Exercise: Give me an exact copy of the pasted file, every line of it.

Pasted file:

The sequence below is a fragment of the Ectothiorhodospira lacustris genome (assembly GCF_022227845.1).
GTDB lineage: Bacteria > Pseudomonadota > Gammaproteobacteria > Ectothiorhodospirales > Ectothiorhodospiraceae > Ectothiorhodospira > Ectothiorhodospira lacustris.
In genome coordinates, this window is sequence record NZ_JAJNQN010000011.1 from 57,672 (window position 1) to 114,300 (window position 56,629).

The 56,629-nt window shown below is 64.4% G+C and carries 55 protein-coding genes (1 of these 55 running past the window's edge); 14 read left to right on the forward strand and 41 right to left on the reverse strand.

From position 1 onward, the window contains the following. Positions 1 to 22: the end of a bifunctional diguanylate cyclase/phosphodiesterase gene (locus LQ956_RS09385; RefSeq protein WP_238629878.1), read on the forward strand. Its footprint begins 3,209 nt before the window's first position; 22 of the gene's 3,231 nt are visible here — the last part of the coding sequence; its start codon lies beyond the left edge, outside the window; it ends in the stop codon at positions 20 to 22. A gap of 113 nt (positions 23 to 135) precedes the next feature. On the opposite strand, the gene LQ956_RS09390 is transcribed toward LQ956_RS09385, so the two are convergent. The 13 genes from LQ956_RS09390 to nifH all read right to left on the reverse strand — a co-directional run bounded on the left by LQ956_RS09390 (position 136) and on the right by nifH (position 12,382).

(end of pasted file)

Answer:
The sequence below is a fragment of the Ectothiorhodospira lacustris genome (assembly GCF_022227845.1).
GTDB lineage: Bacteria > Pseudomonadota > Gammaproteobacteria > Ectothiorhodospirales > Ectothiorhodospiraceae > Ectothiorhodospira > Ectothiorhodospira lacustris.
In genome coordinates, this window is sequence record NZ_JAJNQN010000011.1 from 57,672 (window position 1) to 114,300 (window position 56,629).

The 56,629-nt window shown below is 64.4% G+C and carries 55 protein-coding genes (1 of these 55 running past the window's edge); 14 read left to right on the forward strand and 41 right to left on the reverse strand.

From position 1 onward, the window contains the following. Positions 1 to 22: the end of a bifunctional diguanylate cyclase/phosphodiesterase gene (locus LQ956_RS09385; RefSeq protein WP_238629878.1), read on the forward strand. Its footprint begins 3,209 nt before the window's first position; 22 of the gene's 3,231 nt are visible here — the last part of the coding sequence; its start codon lies beyond the left edge, outside the window; it ends in the stop codon at positions 20 to 22. A gap of 113 nt (positions 23 to 135) precedes the next feature. On the opposite strand, the gene LQ956_RS09390 is transcribed toward LQ956_RS09385, so the two are convergent. The 13 genes from LQ956_RS09390 to nifH all read right to left on the reverse strand — a co-directional run bounded on the left by LQ956_RS09390 (position 136) and on the right by nifH (position 12,382).